And what about Synkovs themselves? Would critics dismiss them so readily if they knew Nikolay and his wife drive a car with an inflatable Minion pirate and dragon attached to its roof as a trenchant critique of Russian president Vladimir Putin? Or that the house had also been home to an entirely different Synkov family project called the “SCHWIPAR Centre for Innovational Development Against the Balance of Interests,” which, on a page topped by a photo of a warship, says it offers expertise and consulting for those in the shipbuilding, aerospace and heating, cooling, and refrigeration industries?
Sadly, none of the above has made enough of an impression on potential buyers to yield a sale. The house is currently listed at $339,000, down from a peak asking price of nearly $1.5 million. If the price drop and Muzak-soundtracked virtual tours don’t work, it’s conceivable that Nikolay’s art will have to be destroyed to make the house “livable” by the usual standards of Avon, Connecticut.
Nikolay is the founder of the Fermata Arts Foundation, an organization dedicated, it says in its mission statement, to aiding, through art, “in the preservation of peace through mutual respect, understanding and cooperation.” The Fermata Arts Foundation has backed colorful youth art exhibitions here in the U.S., the U.K., Latvia, Georgia, Kazakhstan, Tajikistan, and, this past August, in Ukraine. The latter event even earned the writing of a welcome letter to participants from Connecticut Sen. Chris Murphy, who praised Fermata for making “meaningful progress in connecting the subjective experiences of Americans and individuals from post-Soviet states.”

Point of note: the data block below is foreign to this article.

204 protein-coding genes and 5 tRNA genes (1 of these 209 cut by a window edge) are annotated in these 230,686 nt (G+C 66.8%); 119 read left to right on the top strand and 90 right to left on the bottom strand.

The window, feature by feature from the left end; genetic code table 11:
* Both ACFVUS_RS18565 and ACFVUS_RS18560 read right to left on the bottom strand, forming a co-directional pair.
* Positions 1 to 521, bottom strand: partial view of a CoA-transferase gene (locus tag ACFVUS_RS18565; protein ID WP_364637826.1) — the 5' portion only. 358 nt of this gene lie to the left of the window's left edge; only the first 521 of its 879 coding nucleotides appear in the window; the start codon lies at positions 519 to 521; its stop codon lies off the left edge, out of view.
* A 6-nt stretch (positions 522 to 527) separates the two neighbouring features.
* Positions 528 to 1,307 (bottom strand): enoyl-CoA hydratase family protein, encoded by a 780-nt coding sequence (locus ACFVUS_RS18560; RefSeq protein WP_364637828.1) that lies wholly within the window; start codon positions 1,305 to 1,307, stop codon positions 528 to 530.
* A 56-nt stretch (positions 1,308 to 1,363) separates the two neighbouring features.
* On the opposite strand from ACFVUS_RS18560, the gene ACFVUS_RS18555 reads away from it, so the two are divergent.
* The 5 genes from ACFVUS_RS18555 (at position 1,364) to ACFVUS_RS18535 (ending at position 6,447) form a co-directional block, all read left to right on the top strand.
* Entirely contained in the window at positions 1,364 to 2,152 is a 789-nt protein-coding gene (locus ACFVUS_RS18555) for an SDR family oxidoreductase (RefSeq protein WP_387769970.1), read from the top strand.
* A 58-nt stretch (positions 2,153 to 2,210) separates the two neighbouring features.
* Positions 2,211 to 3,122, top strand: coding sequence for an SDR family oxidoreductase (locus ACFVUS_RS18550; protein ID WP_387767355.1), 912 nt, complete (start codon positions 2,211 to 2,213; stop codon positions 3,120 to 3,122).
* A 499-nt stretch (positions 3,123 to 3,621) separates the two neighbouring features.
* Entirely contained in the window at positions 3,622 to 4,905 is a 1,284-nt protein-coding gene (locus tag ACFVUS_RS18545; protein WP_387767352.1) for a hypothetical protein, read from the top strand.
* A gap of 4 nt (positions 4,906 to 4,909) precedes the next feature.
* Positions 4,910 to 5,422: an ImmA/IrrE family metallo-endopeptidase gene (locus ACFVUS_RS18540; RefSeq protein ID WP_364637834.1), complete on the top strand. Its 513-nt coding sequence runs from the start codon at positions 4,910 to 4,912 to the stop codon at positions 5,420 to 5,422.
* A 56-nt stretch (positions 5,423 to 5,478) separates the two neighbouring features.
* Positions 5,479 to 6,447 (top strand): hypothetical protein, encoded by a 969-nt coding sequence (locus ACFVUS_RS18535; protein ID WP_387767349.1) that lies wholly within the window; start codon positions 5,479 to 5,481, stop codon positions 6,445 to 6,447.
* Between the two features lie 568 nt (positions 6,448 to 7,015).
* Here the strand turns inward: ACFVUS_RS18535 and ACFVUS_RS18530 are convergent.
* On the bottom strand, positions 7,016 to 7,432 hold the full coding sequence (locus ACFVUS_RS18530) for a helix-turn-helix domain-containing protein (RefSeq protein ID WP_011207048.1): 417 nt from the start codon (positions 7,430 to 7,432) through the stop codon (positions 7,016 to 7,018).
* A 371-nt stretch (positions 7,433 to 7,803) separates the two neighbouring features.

The organization’s web presence is scattered and sketchy, but it can be gleaned that Fermata also hopes to back more artistic projects like the house at 24 Brentwood in the U.S. In fact, its webpage alludes to the existence of two more Synkov houses in Portland, Oregon, and Newton, Massachusetts, which are featured on a page at the site of Synkov’s home repair service. “One of the most important goals of these projects,” Fermata’s site says, “is the expression of the subjective reality of freedom in the United States, and how this becomes a multifaceted gift that actualizes itself in numerous ways for immigrants to the United States.”
Twenty-two years ago, one such immigrant arrived speaking two languages most here wouldn’t understand—one literal, one visual. He came to create, and he did, like so many enterprising immigrants before him, with the help of a loving family. Take a good long look at this home. You are staring at a vision of the American dream—wild, dissonant, radically different, radically free, and shaped wholly by its makers. Surrounded as we are by immense ugliness—figures that would have us tilt at windmills seeking enemies among those who come here with hope in their hearts—24 Brentwood can only be seen as beautiful.